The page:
(I have been following ethical consumer for a while now, plenty of latest info can be found there of both unethical and most ethical companies.)
3. Explore ethical fashion
Fast fashion is becoming a big problem, from the cruel materials used (leather, fur, feather, wool etc.) to bad labour politics and an environmental impact. Also, dyes, bleaches etc most commonly used are not very healthy to put on your skin. This is a new one for me and I have started to go down this road recently, this was one of New Year resolutions last year.
It's not as easy or convenient (unless you live in London or Berlin) as these are not your high street brands, but much is available online.
I took some time to do a bit of research, ordered some things online, tried some brands and am happy I made this switch. At the end of this text you can find links to (so far) some of my favourites. I also have an ethical shopping app called ‘good on you’ I love and use to check ratings of fashion brands.
4. Use cruelty free cosmetics
The beautiful truth about being a more aware and conscious consumer / human is that all the good choices you make are not just good for the environment and compassionate to other beings, but also better for your health. It’s a win-win-win kind of a situation. The rule of thumb when it comes to cosmetics is that you shouldn’t put anything on your skin that you couldn't also eat. The skin is our biggest organ and everything we put on it is absorbed into our body, the same as everything you consume.
As far as the animal testing goes, it's cruel and unnecessary. Cruelty free cosmetics is widely accessible everywhere and have been for as long as I can remember. There are so many brands depending on where you live, and since I mostly reside in Europe at the end of the text I have listed some of my favourite EU brands.
5. Consider your waste
I don’t think I need to tell you how bad plastic and other harmful waste is for us, the planet and other living beings inhabiting this same planet. The impact of plastic waste and the fact that in few years there will be more plastic than fish in the Ocean is common knowledge. And if you’ve gone this far in reading this text, meaning didn’t get annoyed, defensive and stopped reading, I am pretty sure you are already doing your bit when it comes to waste. I can bet you recycle, am pretty sure you didn’t take a plastic bag on a market or in a shop for years and you can’t remember when was the last time you bought water etc. in a plastic bottle. But, we can always do more.
Greatly reducing waste is my pledge for this year. I know it will be anything but easy as this year I will be spending at least six months travelling, but it’s a challenge I am willing to take on and I’m sure I’ll write about it soon. Thankfully there are so many inspiring bloggers out there living the zero waste lives I can find information and inspiration in.
Change is a process, and like any other, it takes time to unfold. If you are new to all this, take baby steps, but take them in the right direction. If you are already doing a lot, see how you can do just a bit more. Together we can create positive changes towards a brighter tomorrow. Happy New Year!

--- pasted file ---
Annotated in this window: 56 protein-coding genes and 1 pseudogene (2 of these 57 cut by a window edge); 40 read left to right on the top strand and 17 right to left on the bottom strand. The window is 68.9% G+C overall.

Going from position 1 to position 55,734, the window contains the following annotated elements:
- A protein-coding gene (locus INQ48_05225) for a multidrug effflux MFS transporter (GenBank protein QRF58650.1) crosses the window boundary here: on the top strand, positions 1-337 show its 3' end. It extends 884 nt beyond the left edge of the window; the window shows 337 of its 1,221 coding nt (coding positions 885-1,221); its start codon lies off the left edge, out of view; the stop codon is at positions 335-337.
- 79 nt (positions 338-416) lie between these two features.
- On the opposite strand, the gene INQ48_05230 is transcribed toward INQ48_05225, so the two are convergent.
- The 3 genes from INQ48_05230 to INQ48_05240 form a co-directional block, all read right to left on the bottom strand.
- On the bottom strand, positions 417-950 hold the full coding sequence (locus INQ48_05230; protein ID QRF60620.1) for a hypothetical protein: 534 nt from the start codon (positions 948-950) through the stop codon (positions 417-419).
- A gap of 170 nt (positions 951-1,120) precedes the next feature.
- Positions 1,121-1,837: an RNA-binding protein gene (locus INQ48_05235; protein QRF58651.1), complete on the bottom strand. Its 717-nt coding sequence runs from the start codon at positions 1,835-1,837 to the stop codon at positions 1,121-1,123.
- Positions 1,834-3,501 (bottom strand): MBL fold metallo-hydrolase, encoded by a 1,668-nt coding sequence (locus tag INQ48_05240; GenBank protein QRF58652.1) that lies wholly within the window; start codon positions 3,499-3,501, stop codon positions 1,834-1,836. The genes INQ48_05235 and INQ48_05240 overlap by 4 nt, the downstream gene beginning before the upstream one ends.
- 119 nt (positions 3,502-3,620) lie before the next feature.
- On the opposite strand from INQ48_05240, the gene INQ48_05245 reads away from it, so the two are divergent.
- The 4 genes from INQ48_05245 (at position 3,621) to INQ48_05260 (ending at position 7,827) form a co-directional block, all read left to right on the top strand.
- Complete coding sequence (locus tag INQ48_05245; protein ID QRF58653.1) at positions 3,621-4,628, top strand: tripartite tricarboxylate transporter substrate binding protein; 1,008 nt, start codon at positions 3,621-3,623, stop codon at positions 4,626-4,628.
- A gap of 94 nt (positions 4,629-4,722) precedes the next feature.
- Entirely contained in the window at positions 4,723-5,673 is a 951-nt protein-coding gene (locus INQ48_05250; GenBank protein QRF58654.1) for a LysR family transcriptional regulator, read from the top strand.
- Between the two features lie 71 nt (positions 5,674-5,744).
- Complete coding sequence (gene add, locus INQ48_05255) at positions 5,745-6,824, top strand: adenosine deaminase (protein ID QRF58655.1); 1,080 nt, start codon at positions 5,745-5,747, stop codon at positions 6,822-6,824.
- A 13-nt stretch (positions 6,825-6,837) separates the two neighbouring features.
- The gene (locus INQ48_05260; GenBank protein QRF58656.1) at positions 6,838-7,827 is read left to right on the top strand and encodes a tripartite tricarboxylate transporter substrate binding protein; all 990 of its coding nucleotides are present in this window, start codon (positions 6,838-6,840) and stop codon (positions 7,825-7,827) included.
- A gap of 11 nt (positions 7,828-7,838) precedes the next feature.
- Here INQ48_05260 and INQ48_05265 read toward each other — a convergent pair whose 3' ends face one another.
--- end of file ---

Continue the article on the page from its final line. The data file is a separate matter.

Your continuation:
“A human being is a part of the whole called by us universe, a part limited in time and space. He experiences himself, his thoughts and feeling as something separated from the rest, a kind of optical delusion of his consciousness. This delusion is a kind of prison for us, restricting us to our personal desires and to affection for a few persons nearest to us. Our task must be to free ourselves from this prison by widening our circle of compassion to embrace all living creatures and the whole of nature in its beauty.”
― Albert Einstein
Clothes*: Mud Jeans for jeans, Kings of Indigo for all things denim. Patagonia is an ethical leader in outdoor wear & surf, All sisters for swimwear and I love Vitamin A for swim and beachwear. For yoga and workout Reebok and Prana are two brands available world wide which are on the good side of things. Adidas (especially Stella McCartney) as well. There's many interesting ethical clothing brands out there like YSTR, Know the origin, Wunderwerk I can't wait to order something from (when I need something) and Mara Hoffman for high fashion brands as well as Stella McCartney, long time vegan and animal rights activist. Love Lanius virgin wool coats. More brands: P.i.C Style, People Tree, finisterre, Beaumont organic, Armedangels, HTHT, thought, Nomads.
All of the above are either European brands or can be ordered from EU shops. There are many more in the US, Canada, Australia etc. but with shipping costs (both $ and environmental) it seems to defeat the purpose of the sustainable idea so I haven't mentioned them. Vitamin A can be ordered from neiman marcus.
Shoes and bags*: For vegan shoes and bags check out Avesu online shop with different brands (I have and love Beyond skin motorcycle boots which are a must have for me, and dressy trainers from Good guys and Nae. Matt & Nat for beautiful bags, wallets etc.
* most of these brands are more expensive then your regular high street brands as their production costs are much higher. But, in wise words of Viviane Westwood 'Buy less, choose well, make it last'.
Zara and H&M are making an effort towards more sustainable fashion and often stock organic cotton clothes.
Cosmetics: Urtekram, Lavera, Sante, Dr.Hauschka - I love Lavera make up, Urtekram shampoos and shower gels, Lavera toothpaste and deodorants, Sante body lotions when I use them (I usually make my own), their small travel size shampoos and shower gels as well as hand creams and deodorants (usually I make my own). I use Bam & Boo bamboo toothbrush.
Home cosmetics: (washing, cleaning): Ecover + DIY ;